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When you hear the word ”humanitarian” who comes to mind? Mother Theresa? Nelson Mandela? Gandhi? It’s usually big names like these that we remember and look up to as inspiration. But what about the aid workers whose names you don’t know?
Farah Al-Basha is one of those people who you have probably never heard of before, but whose hard work and dedication to humanitarian aid demands your attention. I first heard about her through Oxfam’s article back in April, and her powerful life-change resonated with me. We’re about the same age (she’s 27, I’m 26), and we’ve both made a switch from working at a private company to working for Oxfam–albeit in different capacities. While I’m working on spreading the word to our American audience from our headquarters in Boston, Farah is on the ground in Jordan, providing essential aid to the more than 100,000 Syrian refugees that now live in the Zaatari Refugee Camp. A former engineer who worked on military contracts and designed underground bunkers, she now dedicates her engineering skills to building toilet and shower blocks and installing water tanks.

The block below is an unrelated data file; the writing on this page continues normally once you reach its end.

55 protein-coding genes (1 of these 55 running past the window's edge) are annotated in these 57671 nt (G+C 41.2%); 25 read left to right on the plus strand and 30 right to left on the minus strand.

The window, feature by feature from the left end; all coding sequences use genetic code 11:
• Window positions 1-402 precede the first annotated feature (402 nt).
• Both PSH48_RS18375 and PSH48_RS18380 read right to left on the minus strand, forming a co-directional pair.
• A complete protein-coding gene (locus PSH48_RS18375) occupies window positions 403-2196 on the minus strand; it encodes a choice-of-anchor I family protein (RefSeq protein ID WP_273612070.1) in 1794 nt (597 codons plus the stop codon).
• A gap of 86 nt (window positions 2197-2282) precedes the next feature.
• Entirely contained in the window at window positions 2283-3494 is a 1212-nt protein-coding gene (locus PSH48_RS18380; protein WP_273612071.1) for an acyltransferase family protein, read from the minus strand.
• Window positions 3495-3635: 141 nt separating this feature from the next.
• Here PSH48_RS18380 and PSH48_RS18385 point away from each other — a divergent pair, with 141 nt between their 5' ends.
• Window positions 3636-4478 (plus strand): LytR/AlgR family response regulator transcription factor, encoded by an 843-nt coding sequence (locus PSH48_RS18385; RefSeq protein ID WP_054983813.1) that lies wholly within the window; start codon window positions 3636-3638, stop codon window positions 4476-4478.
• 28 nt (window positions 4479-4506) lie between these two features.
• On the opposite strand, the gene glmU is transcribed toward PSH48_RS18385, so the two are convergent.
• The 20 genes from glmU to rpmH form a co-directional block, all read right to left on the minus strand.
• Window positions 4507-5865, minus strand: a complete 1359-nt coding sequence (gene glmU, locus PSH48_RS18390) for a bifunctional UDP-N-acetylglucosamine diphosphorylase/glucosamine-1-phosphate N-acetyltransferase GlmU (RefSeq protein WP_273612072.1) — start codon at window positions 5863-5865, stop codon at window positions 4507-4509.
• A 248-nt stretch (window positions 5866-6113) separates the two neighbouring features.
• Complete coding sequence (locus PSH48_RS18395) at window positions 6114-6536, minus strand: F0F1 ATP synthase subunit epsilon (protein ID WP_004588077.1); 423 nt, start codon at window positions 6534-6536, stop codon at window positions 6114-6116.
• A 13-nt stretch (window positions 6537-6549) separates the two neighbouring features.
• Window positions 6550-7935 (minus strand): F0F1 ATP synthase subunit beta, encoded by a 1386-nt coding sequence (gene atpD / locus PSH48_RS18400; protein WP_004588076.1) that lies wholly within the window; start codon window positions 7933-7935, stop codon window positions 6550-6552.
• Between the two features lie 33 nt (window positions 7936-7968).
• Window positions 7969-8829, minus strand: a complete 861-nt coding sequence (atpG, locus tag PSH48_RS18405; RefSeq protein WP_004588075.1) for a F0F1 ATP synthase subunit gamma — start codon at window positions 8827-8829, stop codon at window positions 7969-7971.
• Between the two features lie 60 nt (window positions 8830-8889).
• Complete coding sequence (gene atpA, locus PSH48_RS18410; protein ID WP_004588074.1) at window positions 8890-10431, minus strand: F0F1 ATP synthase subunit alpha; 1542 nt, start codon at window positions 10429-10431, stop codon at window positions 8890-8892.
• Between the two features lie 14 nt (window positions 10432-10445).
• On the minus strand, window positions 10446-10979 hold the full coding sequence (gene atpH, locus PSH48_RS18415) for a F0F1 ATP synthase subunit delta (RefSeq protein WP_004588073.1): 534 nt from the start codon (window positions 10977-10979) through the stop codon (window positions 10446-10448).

“I wanted to help people here, to try to do something more for the community,” Farah says of her reasons for joining the effort.
Farah is unquestionably a role model and an inspiration. It’s people like her who offer a real-world example of how we can direct our energy and skills towards humanitarian causes. And she admits that it’s been an overwhelming experience: “It’s been a life-changing experience for me,” says Al-Basha. “Helping to change people’s lives is not an easy thing to do.”
Now, I’m not advocating for all of us to quit our day jobs, move halfway across the world, and work in refugee camps. We can all be humanitarians in our own way. Spread the word about emergencies that you care about, even if they’re not in the mainstream news. Use your voice to raise awareness, share what matters to you on Facebook and Twitter, sign petitions to influential decision-makers, and if you can, donate to humanitarian relief efforts, like the Syrian Refugee Crisis Fund.
Today, on World Humanitarian Day, I think we should honor the unsung heroes like Farah, because the world needs more people like her.